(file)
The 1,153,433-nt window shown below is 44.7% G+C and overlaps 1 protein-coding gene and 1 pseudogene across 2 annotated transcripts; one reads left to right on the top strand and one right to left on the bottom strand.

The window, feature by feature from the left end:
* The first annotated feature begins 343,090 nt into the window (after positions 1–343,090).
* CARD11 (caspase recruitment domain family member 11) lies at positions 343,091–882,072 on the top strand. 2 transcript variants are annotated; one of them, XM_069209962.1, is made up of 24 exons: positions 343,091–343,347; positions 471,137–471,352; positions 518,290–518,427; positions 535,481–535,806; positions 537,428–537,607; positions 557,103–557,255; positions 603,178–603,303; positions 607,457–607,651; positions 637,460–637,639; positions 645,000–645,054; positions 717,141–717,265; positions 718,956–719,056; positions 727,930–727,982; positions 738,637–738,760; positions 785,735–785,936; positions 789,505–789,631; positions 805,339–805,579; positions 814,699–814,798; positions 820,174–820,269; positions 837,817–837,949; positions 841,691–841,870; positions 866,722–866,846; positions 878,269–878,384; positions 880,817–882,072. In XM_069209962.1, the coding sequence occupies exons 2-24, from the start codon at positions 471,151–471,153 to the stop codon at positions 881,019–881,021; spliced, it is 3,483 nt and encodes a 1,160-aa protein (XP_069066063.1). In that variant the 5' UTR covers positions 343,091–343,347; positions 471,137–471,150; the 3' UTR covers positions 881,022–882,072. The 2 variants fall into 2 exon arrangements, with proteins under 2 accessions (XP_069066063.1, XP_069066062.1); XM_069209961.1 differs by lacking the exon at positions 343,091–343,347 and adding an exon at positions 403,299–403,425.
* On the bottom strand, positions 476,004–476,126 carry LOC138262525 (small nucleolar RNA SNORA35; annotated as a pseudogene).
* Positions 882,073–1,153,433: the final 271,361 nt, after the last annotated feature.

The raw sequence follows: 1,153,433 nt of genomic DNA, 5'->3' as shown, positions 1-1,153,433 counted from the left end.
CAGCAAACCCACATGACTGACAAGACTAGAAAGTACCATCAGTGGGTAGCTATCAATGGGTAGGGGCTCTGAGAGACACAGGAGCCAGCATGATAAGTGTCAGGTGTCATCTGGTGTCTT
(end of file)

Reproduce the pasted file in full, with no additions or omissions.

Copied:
The 1,153,433-nt window shown below is 44.7% G+C and overlaps 1 protein-coding gene and 1 pseudogene across 2 annotated transcripts; one reads left to right on the top strand and one right to left on the bottom strand.

The window, feature by feature from the left end:
* The first annotated feature begins 343,090 nt into the window (after positions 1–343,090).
* CARD11 (caspase recruitment domain family member 11) lies at positions 343,091–882,072 on the top strand. 2 transcript variants are annotated; one of them, XM_069209962.1, is made up of 24 exons: positions 343,091–343,347; positions 471,137–471,352; positions 518,290–518,427; positions 535,481–535,806; positions 537,428–537,607; positions 557,103–557,255; positions 603,178–603,303; positions 607,457–607,651; positions 637,460–637,639; positions 645,000–645,054; positions 717,141–717,265; positions 718,956–719,056; positions 727,930–727,982; positions 738,637–738,760; positions 785,735–785,936; positions 789,505–789,631; positions 805,339–805,579; positions 814,699–814,798; positions 820,174–820,269; positions 837,817–837,949; positions 841,691–841,870; positions 866,722–866,846; positions 878,269–878,384; positions 880,817–882,072. In XM_069209962.1, the coding sequence occupies exons 2-24, from the start codon at positions 471,151–471,153 to the stop codon at positions 881,019–881,021; spliced, it is 3,483 nt and encodes a 1,160-aa protein (XP_069066063.1). In that variant the 5' UTR covers positions 343,091–343,347; positions 471,137–471,150; the 3' UTR covers positions 881,022–882,072. The 2 variants fall into 2 exon arrangements, with proteins under 2 accessions (XP_069066063.1, XP_069066062.1); XM_069209961.1 differs by lacking the exon at positions 343,091–343,347 and adding an exon at positions 403,299–403,425.
* On the bottom strand, positions 476,004–476,126 carry LOC138262525 (small nucleolar RNA SNORA35; annotated as a pseudogene).
* Positions 882,073–1,153,433: the final 271,361 nt, after the last annotated feature.

The raw sequence follows: 1,153,433 nt of genomic DNA, 5'->3' as shown, positions 1-1,153,433 counted from the left end.
CAGCAAACCCACATGACTGACAAGACTAGAAAGTACCATCAGTGGGTAGCTATCAATGGGTAGGGGCTCTGAGAGACACAGGAGCCAGCATGATAAGTGTCAGGTGTCATCTGGTGTCTT